As mentioned above, mepolizumab (which blocks IL-5) had no effect on the LAR or other aspects of inhaled allergen challenge [11]. However, this trial had small numbers in each group and may be non-informative rather than negative for an effect on blocking IL-5 on the LAR [17]. Targeted trials of this agent in severe asthmatics with residual airway eosinophilia despite high-dose inhaled corticosteroids (ICS) and long-acting bronchodilators (LABA) achieved a reduction in exacerbation rates of 50% [18], a value similar to that seen with omalizumab (anti-IgE) [19], which did block EAR, LAR, and AHR in a challenge protocol [13]. Neither drug had effects on asthma symptoms or lung function. In the case of lebrikizumab, a long-term study in moderate/severe asthmatics also with symptoms despite ICS and LABA showed a significant improvement in lung function and a trend for reduction in exacerbation rates [20]. Any monoclonal antibody therapy for asthma is likely to be directed to the small but very significant proportion of asthmatics who remain uncontrolled despite high-dose ICS and LABA or who need long-term oral corticosteroids to control disease. This is a different setting to the mild atopic asthmatics studied in allergen challenge studies. It will be of interest to try to establish whether results from allergen challenge studies can be related to any of the clinical outcomes in severe asthma. Is it a useful model of asthma exacerbation? The data from mepolizumab might argue that it is not as this drug had no effect on LAR but reduced exacerbation rates (in selected patients). However, the trial has been criticized [17], and perhaps it would be hasty to exclude the allergen challenge protocol as a model of asthma exacerbations on this basis. Many exacerbations are associated with viral infections (which also induced Th2 cytokines and eosinophilia) and viral challenge models (possibly together with allergen) may be informative [21]. However, such protocols are complex; the safety is not yet established, and they will have to be validated to gain a place in drug development.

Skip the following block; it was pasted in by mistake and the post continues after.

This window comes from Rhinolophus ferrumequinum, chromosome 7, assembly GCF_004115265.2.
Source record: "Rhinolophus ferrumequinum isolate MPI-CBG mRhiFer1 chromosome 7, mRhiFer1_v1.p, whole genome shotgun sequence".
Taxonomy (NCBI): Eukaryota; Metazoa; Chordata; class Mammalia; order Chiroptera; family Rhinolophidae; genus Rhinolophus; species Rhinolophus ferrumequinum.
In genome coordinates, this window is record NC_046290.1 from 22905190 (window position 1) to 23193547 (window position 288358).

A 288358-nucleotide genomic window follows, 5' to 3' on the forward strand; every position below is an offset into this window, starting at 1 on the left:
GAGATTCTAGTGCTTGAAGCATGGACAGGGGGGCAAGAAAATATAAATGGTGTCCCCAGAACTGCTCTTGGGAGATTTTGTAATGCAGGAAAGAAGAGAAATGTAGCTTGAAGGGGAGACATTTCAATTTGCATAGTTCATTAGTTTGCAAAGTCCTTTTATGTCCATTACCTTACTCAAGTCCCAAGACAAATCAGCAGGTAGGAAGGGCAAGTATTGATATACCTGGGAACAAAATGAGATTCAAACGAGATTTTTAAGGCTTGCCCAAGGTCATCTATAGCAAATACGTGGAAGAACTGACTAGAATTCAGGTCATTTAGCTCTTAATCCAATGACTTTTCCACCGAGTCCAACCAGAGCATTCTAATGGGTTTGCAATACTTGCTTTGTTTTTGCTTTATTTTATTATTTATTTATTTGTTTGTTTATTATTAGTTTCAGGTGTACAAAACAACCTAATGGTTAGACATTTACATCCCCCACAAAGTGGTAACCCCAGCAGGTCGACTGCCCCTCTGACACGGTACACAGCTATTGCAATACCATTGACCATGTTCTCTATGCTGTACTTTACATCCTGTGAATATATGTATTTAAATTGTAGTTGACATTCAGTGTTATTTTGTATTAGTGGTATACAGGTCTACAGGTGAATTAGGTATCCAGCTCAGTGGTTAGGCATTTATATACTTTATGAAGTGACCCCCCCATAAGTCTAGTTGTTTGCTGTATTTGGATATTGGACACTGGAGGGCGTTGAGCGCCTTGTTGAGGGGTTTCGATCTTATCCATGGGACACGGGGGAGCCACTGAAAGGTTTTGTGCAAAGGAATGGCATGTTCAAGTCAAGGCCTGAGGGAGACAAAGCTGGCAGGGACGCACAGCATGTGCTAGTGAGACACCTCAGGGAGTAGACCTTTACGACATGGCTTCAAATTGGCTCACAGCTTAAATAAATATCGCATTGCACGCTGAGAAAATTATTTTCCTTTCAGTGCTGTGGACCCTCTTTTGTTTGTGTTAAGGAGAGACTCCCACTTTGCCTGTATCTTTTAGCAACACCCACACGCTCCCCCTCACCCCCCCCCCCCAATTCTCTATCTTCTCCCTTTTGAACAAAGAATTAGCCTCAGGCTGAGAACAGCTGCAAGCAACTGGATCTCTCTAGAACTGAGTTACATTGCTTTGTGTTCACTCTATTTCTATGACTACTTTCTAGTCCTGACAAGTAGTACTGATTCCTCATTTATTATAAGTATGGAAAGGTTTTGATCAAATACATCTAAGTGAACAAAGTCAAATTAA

One important aspect of the Scheerens study is the preliminary look at the relationship between baseline biomarker expression and the effect of lebrikizumab on the LAR. Although not powered for statistical analysis, there was a suggestion that those with high baseline Th2-high markers (serum periostin, blood eosinophils, or FeNO) had a more marked reduction in LAR when treated with lebrikizumab. Higher expression of these markers also was associated with increased lung function in response to lebrikizumab in the longer term study of severe asthmatics [19] and with greater reduction in exacerbation rates with omalizumab treatment in the recent EXTRA study [18]. Whilst the concept of subgroups suitable for treatment with biologics is becoming familiar in severe asthma with clinical use of omalizumab (restricted to atopic asthmatics with a certain total IgE and frequent exacerbations) and trials of mepolizumab and lebrikizumab, the suggestion that there may be subgroups of Th2 high and Th2 low in an allergen challenge study is perhaps surprising. One might have expected mild atopic asthmatics selected for LAR to all be ‘Th2 high’, but on a closer look at the data (some of which is in the supplemental data for the Scheerens study) on such subdivisions of asthma, they may not simply relate to atopic status or eosinophilic inflammation. This may imply that further pre-screening and larger studies are required for allergen challenge studies of biologics. Further experience with biomarkers and gene expression profiling in asthma and how it relates to clinical responses to difference treatments should clarify this area.

What then is the position of allergen challenge studies in development of biologics for asthma? They may have a useful role for investigational studies to confirm that the agent does what was expected (for example, reduce eosinophilia in the case of mepolizumab) and for investigating mechanisms. However, allergen challenge may not be necessary for such investigations. Do they shed light on potential for clinical benefit? Maybe for exacerbations, possibly together with viral challenge studies, but such studies will need to be tempered by the possible need for selection on the basis of biomarker expression and by further data on which clinical outcome the model is informative for (if any). Will go/no-go decisions rest on allergen challenge study results? Personally I doubt it, but they may give useful guidance along the development pathway.

Conflict of interest

Dr Robinson has received consulting fees and speaking fees from Roche/Genentech.